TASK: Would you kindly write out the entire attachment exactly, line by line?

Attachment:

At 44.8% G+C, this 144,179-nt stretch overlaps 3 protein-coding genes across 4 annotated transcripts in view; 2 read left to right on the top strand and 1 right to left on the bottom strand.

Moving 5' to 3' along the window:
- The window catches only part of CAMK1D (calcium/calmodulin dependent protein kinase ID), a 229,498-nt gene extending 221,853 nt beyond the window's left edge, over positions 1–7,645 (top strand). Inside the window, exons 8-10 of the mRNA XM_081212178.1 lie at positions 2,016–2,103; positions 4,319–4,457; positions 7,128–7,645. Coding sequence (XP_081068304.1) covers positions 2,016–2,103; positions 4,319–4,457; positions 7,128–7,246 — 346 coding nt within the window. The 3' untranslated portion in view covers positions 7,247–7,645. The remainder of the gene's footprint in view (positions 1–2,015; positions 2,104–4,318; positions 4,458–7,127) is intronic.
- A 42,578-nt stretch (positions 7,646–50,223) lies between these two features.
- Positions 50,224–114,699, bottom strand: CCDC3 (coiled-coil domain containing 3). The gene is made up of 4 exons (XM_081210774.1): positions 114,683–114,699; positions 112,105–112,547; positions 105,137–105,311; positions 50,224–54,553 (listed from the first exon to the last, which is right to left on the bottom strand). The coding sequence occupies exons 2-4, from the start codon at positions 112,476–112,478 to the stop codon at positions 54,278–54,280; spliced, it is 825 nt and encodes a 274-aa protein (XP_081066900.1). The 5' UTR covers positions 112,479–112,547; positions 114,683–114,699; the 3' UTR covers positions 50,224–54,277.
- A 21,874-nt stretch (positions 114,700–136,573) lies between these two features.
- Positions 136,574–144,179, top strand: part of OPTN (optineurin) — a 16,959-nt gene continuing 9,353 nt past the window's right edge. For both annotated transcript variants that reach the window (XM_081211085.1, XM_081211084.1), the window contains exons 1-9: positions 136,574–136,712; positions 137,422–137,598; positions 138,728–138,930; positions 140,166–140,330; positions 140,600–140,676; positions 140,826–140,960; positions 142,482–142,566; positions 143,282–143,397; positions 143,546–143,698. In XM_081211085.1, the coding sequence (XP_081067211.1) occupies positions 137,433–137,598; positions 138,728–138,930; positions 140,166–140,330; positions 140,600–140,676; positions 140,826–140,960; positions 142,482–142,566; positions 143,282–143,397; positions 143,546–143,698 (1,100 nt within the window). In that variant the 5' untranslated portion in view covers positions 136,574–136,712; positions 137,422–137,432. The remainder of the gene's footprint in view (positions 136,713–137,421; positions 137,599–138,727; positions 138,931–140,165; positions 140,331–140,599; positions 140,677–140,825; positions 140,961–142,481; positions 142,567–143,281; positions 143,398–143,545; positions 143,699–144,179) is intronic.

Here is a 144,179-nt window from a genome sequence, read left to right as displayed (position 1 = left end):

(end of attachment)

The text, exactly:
At 44.8% G+C, this 144,179-nt stretch overlaps 3 protein-coding genes across 4 annotated transcripts in view; 2 read left to right on the top strand and 1 right to left on the bottom strand.

Moving 5' to 3' along the window:
- The window catches only part of CAMK1D (calcium/calmodulin dependent protein kinase ID), a 229,498-nt gene extending 221,853 nt beyond the window's left edge, over positions 1–7,645 (top strand). Inside the window, exons 8-10 of the mRNA XM_081212178.1 lie at positions 2,016–2,103; positions 4,319–4,457; positions 7,128–7,645. Coding sequence (XP_081068304.1) covers positions 2,016–2,103; positions 4,319–4,457; positions 7,128–7,246 — 346 coding nt within the window. The 3' untranslated portion in view covers positions 7,247–7,645. The remainder of the gene's footprint in view (positions 1–2,015; positions 2,104–4,318; positions 4,458–7,127) is intronic.
- A 42,578-nt stretch (positions 7,646–50,223) lies between these two features.
- Positions 50,224–114,699, bottom strand: CCDC3 (coiled-coil domain containing 3). The gene is made up of 4 exons (XM_081210774.1): positions 114,683–114,699; positions 112,105–112,547; positions 105,137–105,311; positions 50,224–54,553 (listed from the first exon to the last, which is right to left on the bottom strand). The coding sequence occupies exons 2-4, from the start codon at positions 112,476–112,478 to the stop codon at positions 54,278–54,280; spliced, it is 825 nt and encodes a 274-aa protein (XP_081066900.1). The 5' UTR covers positions 112,479–112,547; positions 114,683–114,699; the 3' UTR covers positions 50,224–54,277.
- A 21,874-nt stretch (positions 114,700–136,573) lies between these two features.
- Positions 136,574–144,179, top strand: part of OPTN (optineurin) — a 16,959-nt gene continuing 9,353 nt past the window's right edge. For both annotated transcript variants that reach the window (XM_081211085.1, XM_081211084.1), the window contains exons 1-9: positions 136,574–136,712; positions 137,422–137,598; positions 138,728–138,930; positions 140,166–140,330; positions 140,600–140,676; positions 140,826–140,960; positions 142,482–142,566; positions 143,282–143,397; positions 143,546–143,698. In XM_081211085.1, the coding sequence (XP_081067211.1) occupies positions 137,433–137,598; positions 138,728–138,930; positions 140,166–140,330; positions 140,600–140,676; positions 140,826–140,960; positions 142,482–142,566; positions 143,282–143,397; positions 143,546–143,698 (1,100 nt within the window). In that variant the 5' untranslated portion in view covers positions 136,574–136,712; positions 137,422–137,432. The remainder of the gene's footprint in view (positions 136,713–137,421; positions 137,599–138,727; positions 138,931–140,165; positions 140,331–140,599; positions 140,677–140,825; positions 140,961–142,481; positions 142,567–143,281; positions 143,398–143,545; positions 143,699–144,179) is intronic.

Here is a 144,179-nt window from a genome sequence, read left to right as displayed (position 1 = left end):